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Cold snap in the east and extreme heat in the west: the weather will change dramatically in the USA

Forecasters AccuWeather North America is said to have major weather changes in late September and early October. In summer, it will be hot in the western regions of the United States, and a stream of Arctic air will fall on the eastern part of the country. Records of both high and low temperatures are possible.

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Cold wave for the eastern half of the USA

An outbreak of the coldest air in a year and a half will cover most of the eastern half of the United States next week.

“The model will change in two waves,” said AccuWeather meteorologist Tyler Royce. “The low-pressure area sweeping southern Canada will pass from the northern plains through the Great Lakes and move northeast during the second half of this weekend (September 26-27) and until early next week.”

The first burst of cooler air will help bring temperatures back to normal or slightly below normal in late September, and this will be limited to northern areas. In the southeast, it will remain several degrees above normal.

Normal highs in late September usually range from 65-70 degrees (18-21 Celsius) in the northern plains, the Great Lakes region, and the northeast. Further south, the temperature usually rises from 70 to 75 degrees (21-24 C) in the middle Atlantic Ocean through the Ohio Valley and into the middle part of the Mississippi Valley, and from 75-80 (24-26,6 C) to 80-85 (26,6-29 C) in most of the southeast and in the lower part the Mississippi Valley at this time of year.

According to Royce, the peak of the cold may occur on Friday or Saturday of the next week (October 2 and 3). It is expected to be coldest in areas from the Midwest and the Mississippi Valley to the Appalachians. From Wisconsin to the central Gulf Coast and from eastern Kansas to West Virginia, temperatures will be 10-20 degrees Fahrenheit below normal in the midst of a cold snap (for example, if the norm is 70 F (21 C), then minus 10 degrees will be 60 F ( 15,5 C) or 50 F (10 C)).

In the interior of Louisiana, Mississippi, Alabama and Georgia, tired of record hurricane seasons, daytime temperatures can reach 65-70 degrees (18-21 C), and night lows can drop to 40 (4,4 C). Some regions that are still being cleaned up and left without electricity by Hurricanes Laura and Sally, and now experiencing torrential rains from Storm Beta, will experience cold weather.

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Frost and frost can threaten vulnerable agriculture from the southernmost parts of the Ozark in northern Arkansas to the Blue Ridge Mountains on both sides of Tennessee, North Carolina and far northern Georgia.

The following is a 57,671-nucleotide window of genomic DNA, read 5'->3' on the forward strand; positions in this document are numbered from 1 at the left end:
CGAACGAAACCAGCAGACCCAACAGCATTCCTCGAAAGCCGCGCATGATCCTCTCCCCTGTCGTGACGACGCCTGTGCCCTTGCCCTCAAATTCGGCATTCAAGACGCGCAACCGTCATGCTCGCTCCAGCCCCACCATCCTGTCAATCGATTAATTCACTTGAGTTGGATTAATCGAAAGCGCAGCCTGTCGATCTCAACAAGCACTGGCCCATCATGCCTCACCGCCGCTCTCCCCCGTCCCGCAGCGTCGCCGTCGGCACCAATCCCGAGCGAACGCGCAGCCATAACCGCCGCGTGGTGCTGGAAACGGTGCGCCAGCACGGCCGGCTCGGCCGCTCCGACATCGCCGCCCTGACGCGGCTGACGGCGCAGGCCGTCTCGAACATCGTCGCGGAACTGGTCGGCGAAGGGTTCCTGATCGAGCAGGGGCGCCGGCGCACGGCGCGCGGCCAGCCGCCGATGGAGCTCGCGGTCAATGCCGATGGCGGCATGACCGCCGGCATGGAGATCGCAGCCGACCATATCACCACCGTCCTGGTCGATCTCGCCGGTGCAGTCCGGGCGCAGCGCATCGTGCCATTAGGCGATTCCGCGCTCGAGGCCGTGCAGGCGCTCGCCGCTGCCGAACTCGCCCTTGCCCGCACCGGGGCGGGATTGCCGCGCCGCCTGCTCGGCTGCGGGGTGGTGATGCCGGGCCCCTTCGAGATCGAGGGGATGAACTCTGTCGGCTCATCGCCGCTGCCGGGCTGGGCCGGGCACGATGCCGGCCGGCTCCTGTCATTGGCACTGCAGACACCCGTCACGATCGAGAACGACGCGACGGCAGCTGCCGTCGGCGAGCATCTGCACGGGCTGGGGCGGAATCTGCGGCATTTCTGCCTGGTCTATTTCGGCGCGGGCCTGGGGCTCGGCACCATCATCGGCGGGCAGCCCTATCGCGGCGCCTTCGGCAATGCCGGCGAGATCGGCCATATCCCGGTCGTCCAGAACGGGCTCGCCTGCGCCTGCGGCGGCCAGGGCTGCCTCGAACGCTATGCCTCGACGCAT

In Atlanta, temperatures can drop to 45-50 degrees (7-10 C), and in some remote areas - up to 40 degrees (4,4 C). The usual low in Atlanta in late September and early October is around 60 degrees (15,5 C).

Temperatures are expected to remain at 40 (4,4 C) and even around 30 degrees (-1,1 C) in the Upper Midwest and northern Great Lakes. Rain with the effect of a freezing lake and a damp gusty wind will also add to the despondency and feeling of cold. At night, in the midst of a cold snap, the first snowflakes of the season may appear in some parts of the Great Lakes.

Nighttime lows will drop to 30-40 degrees (-1,1 to 4,4 C) and even to about 20 (-6,6 C) from the Eastern Plains to most of the mainland northeast and mid-Atlantic. Cooling will be felt along the east coast, but the main peak of the cold will come to the west.

A heatwave will sweep the western United States

While the eastern US is shaking, people in the West will turn on the air conditioners again as a vast thermal dome envelops the region. While some people in the Northwest are getting respite from dangerous wildfires, for many, the heat wave that begins next week will only make the fires worse.

Las Vegas's record streak of drought continues, and the city is challenging the record for the most 100-degree (37,7 C) days in a calendar year. As the heat increases, both of these rates will continue to rise.

Three-digit high temperatures are expected in Central and Southern California and the desert part of the southwest. Even San Francisco, which is usually cooled by sea air and coastal currents, can heat up to 90 degrees (32,2 C) and higher. Portland and Seattle will be warm and sunny after heavy rain, much warmer than usual.

Changes in weather can be especially frustrating for firefighters who are still fighting the fire elements in the region.

“When the winds blow from the coast, they carry hot and very dry air from inland areas directly to the coast. In some places, where they blow from higher to lower altitudes, the air heats up even more, ”explained Brett Rossio, AccuWeather meteorologist.

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In Northern California and western Oregon, where some of the largest wildfires have erupted, there will be gusty winds early next week. Rain may mitigate the serious threat of new fires in Oregon, but Northern California is unlikely to be lucky. Rainfall is not expected to reach the parched area ahead of increased winds.

In the Los Angeles area, gusty winds could also thwart efforts to contain the Bobcat fire, which is now one of the largest in the county's history. The fire burns very close to Pasadena. Intense heat, very low humidity and gusty northeasterly winds will kick in early next week and could start a fire right in the densely populated suburbs of Los Angeles.

During the first full week of October, this extreme jet stream kink is expected to ease and conditions across the country are expected to return to normal. However, it could also mean renewed activity in the record 2020 hurricane season.

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